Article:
Although the OSCE report covers extensively the positive and negative aspects of the electoral process, it is worth considering in detail the recommendations offered for consideration of Moldovan authorities in order to remedy the negative trend observed during the last elections. Those refer in particular to the following: CEC should be authorized to impose administrative sanctions for non-compliance with its orders or decisions; entire system of voter registration should be revised. It is recommended to create a Civil Register, a data base accessible to all electoral bodies for them to be able to correctly compile voter lists. In the previous elections the number of voters included in supplementary voter lists was up to 10%. However in the recent local elections 7.4% of the voters were included in the supplementary lists in the first round, and 4.9% in the second — a conclusive indication to the fact that things were not changing for the better.

A special attention was given in the OSCE report to mass media coverage of elections. The recommendations include among others: making the free air time more ample; broadcasters should be encouraged to provide contestants with equitable debate conditions for the voters to decide on their own which of the contestants are more competent.

In addition broadcasters should not provide members of the government who are also candidates with extensive media coverage during news programs. The latter should provide neutral and impartial election coverage, whereas matters directly or indirectly related to elections should be debated during shows specifically assigned to it. Furthermore, the public should be informed if a message is a paid political advertisement.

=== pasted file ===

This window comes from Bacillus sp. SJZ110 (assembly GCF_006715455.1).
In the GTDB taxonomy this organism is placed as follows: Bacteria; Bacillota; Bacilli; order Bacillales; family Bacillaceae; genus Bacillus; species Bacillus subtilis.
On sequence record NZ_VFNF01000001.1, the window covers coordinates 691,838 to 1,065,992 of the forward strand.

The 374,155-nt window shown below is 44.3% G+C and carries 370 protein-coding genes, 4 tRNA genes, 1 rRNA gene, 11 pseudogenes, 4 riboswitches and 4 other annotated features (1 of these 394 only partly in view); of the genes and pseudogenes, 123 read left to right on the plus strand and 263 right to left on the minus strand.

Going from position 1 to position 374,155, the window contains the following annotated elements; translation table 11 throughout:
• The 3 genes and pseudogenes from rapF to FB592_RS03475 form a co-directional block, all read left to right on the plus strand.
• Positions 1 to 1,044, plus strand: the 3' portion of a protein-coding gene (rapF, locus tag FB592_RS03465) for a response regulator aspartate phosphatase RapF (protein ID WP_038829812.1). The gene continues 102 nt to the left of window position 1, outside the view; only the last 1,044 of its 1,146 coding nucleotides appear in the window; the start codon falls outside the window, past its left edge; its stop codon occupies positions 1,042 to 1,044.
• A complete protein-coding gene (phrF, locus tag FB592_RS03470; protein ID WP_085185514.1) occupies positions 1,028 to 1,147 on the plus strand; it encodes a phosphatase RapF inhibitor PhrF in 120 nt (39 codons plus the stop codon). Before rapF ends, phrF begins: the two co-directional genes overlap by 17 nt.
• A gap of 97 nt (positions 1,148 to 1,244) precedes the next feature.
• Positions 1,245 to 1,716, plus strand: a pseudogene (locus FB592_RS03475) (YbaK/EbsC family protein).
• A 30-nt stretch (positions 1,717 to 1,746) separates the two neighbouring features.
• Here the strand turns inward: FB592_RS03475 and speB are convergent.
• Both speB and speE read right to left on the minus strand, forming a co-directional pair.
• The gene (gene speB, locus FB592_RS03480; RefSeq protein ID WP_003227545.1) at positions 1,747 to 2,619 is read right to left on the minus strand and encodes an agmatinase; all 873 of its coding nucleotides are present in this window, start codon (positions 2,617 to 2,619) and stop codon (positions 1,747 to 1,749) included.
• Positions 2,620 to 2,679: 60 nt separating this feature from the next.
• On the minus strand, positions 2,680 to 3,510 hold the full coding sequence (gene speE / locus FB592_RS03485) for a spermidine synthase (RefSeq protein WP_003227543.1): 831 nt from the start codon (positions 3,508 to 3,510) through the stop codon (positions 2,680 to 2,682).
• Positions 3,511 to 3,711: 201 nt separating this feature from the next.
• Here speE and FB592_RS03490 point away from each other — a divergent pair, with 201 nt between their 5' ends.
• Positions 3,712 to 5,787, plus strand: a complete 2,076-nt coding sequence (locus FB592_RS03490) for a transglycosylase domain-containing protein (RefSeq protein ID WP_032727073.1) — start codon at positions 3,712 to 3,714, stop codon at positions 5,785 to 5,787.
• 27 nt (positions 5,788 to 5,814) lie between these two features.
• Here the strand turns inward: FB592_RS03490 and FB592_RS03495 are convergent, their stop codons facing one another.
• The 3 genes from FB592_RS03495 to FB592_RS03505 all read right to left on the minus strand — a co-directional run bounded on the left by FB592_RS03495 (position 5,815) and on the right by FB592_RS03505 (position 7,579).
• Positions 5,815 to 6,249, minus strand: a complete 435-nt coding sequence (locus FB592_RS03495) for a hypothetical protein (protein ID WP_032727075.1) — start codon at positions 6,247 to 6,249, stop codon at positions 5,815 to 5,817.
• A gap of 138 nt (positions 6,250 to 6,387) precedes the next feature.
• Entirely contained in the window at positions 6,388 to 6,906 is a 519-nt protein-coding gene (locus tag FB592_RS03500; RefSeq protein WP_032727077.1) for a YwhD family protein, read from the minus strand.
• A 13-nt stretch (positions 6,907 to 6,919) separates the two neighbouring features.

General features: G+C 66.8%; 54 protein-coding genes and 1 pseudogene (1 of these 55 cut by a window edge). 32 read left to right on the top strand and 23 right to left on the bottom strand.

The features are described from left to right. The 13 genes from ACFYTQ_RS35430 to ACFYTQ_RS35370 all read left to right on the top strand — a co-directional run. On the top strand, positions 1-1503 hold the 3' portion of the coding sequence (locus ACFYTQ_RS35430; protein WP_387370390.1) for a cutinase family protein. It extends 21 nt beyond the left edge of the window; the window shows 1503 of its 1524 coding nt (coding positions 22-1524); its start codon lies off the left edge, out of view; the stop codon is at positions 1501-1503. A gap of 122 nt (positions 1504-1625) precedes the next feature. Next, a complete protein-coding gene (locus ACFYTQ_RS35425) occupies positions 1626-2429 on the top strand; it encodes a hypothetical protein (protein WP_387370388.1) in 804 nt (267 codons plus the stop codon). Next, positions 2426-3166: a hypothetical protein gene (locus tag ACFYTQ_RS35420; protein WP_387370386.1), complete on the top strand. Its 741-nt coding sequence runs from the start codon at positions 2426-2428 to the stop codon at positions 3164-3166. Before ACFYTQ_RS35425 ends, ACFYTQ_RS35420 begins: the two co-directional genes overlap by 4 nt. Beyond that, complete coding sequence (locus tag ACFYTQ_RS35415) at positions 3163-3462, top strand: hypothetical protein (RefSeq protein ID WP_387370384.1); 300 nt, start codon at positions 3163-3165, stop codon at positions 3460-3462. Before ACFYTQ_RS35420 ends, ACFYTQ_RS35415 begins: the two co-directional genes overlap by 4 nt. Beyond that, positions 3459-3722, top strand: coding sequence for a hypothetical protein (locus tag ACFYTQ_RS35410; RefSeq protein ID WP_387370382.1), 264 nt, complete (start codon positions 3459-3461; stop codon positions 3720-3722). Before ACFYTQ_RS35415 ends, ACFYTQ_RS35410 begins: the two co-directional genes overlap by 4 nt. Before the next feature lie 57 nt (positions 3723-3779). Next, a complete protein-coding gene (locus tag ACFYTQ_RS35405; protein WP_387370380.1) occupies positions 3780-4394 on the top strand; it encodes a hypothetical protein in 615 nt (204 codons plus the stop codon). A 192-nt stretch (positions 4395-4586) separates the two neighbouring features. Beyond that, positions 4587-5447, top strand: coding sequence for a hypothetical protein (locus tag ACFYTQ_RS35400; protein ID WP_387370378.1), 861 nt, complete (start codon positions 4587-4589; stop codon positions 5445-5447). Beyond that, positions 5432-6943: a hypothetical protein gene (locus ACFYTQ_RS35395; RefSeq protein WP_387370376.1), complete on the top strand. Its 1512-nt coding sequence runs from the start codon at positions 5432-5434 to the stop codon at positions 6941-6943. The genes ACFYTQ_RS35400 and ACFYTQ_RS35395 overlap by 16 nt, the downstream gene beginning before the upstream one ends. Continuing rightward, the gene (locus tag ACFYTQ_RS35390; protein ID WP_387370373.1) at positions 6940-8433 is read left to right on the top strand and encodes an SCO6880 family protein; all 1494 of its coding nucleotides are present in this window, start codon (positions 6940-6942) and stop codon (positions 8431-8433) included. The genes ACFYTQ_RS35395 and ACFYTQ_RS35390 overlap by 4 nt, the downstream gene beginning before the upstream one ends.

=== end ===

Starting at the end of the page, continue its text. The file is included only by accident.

As for campaign finance, it was also covered in the report. It was recommended to impose sanctions in case of non-compliance with the law, as well as to have in place audit and control mechanisms.

In conclusion, one may assume that both representatives of the governing party as well as opposition parties are very much familiar with the flaws of the Republic of Moldova electoral system. Civic organizations of Moldova working in the field of elections have repeatedly raised the shortcomings mentioned in the OSCE report. The fact is that numerous parties, which stayed in power exploited the shortcomings to their own advantage. This is the only reasonable explanation for the total lack of sanctions, such as suspension of the candidate registration, for the repeated violation of the law. And this because, parties in power had enjoyed greater opportunities to violate the law and to avoid sanctions. This is especially true with regard to the incumbent ruling party, which in the two and a half years of its rule has been constantly advocating for improving Moldova’s image abroad, while itself bringing the greatest detriment to the image of the country through its actions, especially as far as elections are concerned — fact reported in the OSCE report as well.